A Depiction of a Teacher’s Inner Life

From “Yurt,” a story by Sarah Shun-Lien Bynum, in the July 21, 2008 issue of The New Yorker (the one with Obama in Muslim attire on the cover):

      . . . didn’t misery imply a wallowing sort of wretchedness? And a teacher had no time for that. The curriculum was always marching on, relentlessly: the ancient Egyptians melting into the ancient Greeks, the blur of check marks and smiley faces, the hot rattling breath of the photocopier, book reports corrected shakily on the bus, the eternal night of parent-teacher conferences, dizzy countdowns to every holiday, and the dumb animal pleasure of rest. One could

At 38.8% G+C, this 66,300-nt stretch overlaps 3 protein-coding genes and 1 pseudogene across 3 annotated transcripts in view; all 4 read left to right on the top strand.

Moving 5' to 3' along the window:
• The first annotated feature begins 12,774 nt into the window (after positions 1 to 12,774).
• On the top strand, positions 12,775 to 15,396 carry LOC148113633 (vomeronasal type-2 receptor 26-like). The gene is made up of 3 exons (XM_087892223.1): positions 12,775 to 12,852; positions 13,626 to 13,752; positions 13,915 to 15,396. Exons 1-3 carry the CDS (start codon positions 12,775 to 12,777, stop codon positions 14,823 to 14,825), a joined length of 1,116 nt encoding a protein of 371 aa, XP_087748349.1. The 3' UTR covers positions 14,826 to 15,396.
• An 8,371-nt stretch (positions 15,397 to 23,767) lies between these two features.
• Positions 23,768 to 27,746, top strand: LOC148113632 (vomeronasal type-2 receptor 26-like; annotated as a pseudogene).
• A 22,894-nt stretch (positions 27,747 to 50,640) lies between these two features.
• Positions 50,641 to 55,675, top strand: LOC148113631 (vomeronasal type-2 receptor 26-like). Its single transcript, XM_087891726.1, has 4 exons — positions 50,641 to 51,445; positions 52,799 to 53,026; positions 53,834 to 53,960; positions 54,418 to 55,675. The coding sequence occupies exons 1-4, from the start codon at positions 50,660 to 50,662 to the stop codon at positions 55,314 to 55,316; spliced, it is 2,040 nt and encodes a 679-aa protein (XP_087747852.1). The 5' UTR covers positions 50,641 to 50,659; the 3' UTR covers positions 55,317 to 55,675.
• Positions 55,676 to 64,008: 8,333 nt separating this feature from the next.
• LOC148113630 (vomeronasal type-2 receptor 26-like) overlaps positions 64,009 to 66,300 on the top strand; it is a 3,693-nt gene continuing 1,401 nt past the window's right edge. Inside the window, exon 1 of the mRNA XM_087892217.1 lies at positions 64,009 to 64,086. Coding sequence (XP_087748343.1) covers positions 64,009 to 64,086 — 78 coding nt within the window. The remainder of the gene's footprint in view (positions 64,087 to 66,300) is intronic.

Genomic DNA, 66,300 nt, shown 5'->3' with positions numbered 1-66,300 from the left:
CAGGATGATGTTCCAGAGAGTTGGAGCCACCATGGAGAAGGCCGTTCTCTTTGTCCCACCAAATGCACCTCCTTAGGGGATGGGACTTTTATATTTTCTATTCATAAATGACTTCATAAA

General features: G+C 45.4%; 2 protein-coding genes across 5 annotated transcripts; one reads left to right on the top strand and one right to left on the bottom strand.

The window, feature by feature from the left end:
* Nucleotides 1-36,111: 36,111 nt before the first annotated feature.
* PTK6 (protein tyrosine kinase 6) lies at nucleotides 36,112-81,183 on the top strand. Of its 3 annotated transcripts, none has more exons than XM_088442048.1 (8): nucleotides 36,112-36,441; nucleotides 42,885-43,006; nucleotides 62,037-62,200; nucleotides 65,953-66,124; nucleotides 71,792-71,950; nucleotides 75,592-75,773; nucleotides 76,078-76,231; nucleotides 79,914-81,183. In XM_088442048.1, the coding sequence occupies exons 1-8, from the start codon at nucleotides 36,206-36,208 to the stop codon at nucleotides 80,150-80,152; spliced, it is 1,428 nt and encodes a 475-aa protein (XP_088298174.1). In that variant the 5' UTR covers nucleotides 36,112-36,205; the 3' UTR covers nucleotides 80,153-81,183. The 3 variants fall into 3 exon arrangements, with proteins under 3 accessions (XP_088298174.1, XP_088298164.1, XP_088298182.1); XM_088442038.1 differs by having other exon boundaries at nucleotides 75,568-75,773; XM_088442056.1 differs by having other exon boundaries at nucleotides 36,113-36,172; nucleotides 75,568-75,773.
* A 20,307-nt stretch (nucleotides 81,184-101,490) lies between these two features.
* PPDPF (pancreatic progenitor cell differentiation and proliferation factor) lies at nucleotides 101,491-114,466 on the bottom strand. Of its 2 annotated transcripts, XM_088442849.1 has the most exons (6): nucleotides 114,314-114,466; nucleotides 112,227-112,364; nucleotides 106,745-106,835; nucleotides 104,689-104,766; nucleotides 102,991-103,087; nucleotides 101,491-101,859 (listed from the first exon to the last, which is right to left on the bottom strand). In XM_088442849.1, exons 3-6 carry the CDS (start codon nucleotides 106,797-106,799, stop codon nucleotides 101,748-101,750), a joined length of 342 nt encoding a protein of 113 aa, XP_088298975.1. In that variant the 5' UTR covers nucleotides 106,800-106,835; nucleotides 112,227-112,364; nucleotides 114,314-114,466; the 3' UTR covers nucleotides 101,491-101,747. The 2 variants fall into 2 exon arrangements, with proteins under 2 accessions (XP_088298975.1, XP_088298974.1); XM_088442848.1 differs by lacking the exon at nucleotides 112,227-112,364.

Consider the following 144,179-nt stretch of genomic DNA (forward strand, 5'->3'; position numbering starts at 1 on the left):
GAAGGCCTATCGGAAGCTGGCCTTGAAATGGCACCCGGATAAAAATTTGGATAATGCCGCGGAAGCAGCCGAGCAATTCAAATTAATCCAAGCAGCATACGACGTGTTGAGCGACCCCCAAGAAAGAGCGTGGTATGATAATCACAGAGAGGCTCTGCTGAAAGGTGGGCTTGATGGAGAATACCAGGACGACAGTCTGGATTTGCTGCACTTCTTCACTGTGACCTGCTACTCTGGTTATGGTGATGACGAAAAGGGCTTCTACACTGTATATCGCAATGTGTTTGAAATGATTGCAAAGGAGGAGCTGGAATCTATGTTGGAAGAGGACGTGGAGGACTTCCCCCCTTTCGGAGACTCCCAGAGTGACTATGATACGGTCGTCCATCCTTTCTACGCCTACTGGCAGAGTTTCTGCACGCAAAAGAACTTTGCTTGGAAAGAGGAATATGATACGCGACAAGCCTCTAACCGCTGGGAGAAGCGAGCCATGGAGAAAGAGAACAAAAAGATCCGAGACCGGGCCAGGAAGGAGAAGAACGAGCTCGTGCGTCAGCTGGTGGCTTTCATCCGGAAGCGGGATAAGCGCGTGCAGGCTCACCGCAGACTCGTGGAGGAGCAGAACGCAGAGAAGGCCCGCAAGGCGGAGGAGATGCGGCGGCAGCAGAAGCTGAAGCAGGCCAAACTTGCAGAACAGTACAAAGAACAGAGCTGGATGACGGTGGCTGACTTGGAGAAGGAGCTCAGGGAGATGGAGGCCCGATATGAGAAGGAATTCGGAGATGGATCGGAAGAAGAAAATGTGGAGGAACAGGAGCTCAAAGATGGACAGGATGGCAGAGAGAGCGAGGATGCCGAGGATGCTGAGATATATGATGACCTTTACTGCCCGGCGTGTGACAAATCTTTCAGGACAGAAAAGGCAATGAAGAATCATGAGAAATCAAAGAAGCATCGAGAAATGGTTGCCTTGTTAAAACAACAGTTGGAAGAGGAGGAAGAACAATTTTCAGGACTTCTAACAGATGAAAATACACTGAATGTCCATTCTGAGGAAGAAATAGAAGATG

be quite unhappy and never have a chance to know it. Ms. Hempel was sometimes astonished by the thoughts she’d have while walking to work. One morning, she looked longingly at a patch of ice on the pavement and realized that if she were to fall and fracture her leg in several places then she wouldn’t have to go to school. And maybe, if the doctors put her in traction, a substitute would be hired for the rest of the year. Perhaps she’d need a body cast. There was a way out, an honorable and dignified way out. All she had to do was undergo a terrible accident . . .

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